The I-Thou Relationship
In Martin Buber’s “philosophy of dialogue, a religious existentialism centered on the distinction between the I-Thou relationship and the I-It relationship,” there are two ways of being in relationship. The word “namaste,” with the intention “I bow to the God within you,” captures the I-Thou way of being in relationship.
The I-It Relationship
The I-It relationship reduces every relationship to utility. What can this person do for me is the question behind every consideration and observation. People are judged, evaluated, measured, compared and in a word, used. People who treat others like objects to manipulate are manipulators; they are users.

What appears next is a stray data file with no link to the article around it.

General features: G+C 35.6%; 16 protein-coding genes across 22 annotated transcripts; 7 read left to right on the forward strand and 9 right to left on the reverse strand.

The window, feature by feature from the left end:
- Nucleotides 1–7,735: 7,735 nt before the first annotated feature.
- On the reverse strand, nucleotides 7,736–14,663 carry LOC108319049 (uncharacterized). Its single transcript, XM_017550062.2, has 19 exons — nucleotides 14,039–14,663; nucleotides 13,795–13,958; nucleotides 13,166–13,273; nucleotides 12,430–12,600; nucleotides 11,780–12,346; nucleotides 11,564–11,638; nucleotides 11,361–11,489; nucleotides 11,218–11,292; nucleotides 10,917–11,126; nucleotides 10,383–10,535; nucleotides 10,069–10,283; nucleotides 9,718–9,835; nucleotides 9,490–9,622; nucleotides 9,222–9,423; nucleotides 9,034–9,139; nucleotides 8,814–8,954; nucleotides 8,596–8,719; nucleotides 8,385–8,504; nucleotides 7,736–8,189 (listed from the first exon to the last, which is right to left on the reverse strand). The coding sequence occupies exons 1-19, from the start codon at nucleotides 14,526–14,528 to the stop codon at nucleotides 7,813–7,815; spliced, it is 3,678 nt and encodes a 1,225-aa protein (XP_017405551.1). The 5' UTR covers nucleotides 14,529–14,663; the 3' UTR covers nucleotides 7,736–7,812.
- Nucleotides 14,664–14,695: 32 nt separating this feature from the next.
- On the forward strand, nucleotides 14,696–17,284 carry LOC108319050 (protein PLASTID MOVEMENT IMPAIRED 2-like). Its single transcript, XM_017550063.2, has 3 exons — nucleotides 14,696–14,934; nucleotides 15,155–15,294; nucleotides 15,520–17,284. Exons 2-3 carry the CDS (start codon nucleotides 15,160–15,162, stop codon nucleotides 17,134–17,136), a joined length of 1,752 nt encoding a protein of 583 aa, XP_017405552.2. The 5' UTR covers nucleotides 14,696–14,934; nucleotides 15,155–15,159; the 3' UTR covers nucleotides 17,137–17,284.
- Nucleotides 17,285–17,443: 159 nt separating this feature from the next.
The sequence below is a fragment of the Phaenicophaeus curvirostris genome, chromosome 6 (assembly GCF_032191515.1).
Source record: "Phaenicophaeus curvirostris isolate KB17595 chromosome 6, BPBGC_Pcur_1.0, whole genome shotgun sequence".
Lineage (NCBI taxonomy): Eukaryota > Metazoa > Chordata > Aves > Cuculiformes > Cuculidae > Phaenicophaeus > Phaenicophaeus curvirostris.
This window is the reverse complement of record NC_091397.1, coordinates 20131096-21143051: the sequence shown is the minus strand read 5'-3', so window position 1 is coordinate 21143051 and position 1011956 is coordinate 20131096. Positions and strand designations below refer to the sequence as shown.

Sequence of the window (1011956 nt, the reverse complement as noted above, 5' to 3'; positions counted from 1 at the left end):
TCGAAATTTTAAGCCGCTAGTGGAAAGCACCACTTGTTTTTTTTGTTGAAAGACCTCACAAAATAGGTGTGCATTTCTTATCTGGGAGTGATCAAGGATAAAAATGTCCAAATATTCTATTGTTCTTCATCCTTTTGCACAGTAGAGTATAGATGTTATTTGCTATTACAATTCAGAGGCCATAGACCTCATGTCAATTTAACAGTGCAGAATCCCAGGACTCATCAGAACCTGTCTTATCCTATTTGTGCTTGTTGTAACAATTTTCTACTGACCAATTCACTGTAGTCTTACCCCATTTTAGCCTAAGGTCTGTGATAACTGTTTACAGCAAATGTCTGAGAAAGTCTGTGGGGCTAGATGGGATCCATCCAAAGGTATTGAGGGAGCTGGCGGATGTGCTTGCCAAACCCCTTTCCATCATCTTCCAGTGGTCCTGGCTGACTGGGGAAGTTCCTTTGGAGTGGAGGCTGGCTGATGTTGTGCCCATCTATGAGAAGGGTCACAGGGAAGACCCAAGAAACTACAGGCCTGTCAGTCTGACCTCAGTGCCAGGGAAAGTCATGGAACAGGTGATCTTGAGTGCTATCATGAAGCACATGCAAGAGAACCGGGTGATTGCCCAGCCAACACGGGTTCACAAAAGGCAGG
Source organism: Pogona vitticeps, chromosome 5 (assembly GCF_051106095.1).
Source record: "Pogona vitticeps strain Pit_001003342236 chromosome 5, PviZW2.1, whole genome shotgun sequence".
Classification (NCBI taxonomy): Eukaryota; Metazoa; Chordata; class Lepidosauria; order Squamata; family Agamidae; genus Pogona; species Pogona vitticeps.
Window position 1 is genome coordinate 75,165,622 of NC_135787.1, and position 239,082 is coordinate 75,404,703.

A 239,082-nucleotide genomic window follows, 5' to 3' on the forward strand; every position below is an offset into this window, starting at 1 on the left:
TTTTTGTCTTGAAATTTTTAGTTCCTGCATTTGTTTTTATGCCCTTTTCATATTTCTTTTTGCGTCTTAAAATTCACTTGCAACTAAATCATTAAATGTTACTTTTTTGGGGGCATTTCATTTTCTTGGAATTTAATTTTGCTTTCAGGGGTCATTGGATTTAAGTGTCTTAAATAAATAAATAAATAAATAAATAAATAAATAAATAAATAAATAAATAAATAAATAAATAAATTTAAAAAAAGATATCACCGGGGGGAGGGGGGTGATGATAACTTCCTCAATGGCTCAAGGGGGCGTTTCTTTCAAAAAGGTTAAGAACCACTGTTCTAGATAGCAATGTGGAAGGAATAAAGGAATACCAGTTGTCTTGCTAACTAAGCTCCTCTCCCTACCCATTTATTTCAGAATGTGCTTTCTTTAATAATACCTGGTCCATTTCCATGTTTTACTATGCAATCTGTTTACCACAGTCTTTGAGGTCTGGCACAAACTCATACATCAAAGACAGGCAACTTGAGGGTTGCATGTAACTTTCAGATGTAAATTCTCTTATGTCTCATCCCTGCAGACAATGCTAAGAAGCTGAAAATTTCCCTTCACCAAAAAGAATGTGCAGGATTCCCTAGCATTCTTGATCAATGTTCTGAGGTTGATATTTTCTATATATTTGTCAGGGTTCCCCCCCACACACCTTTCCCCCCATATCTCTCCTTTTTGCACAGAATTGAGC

This I-It relationship:
… will only be
a relationship of convenience,
a relationship of advantage,
a relationship of attachment,
a relationship filled with fantasies and expectations that will fail in the face of a real life. (Marshall Vian Summers, Discernment in Relationships, February 13, 2009)
In the I-It way of being, people are “unable to really unite with another, to share their power with another, to yield sufficiently to another so that they can work together as a team. There are many people who never are able to move beyond this…. “ (Marshall Vian Summers. Interdependence, July 4, 2008)
From Relationships of Usefulness or Advantage to Relationships of Purpose
I gave my love a golden feather.
I gave my love a heart of stone.
When you find a golden feather,
It means you’ll never lose your way back home. —(Robbie Robertson & The Red Road Ensemble)
When you have been bestowed with a golden feather, it comes to signify the golden thread, the truth that runs like an electric current through all things but is not always felt.
Present-Day Interpretations of Buber’s “I and Thou”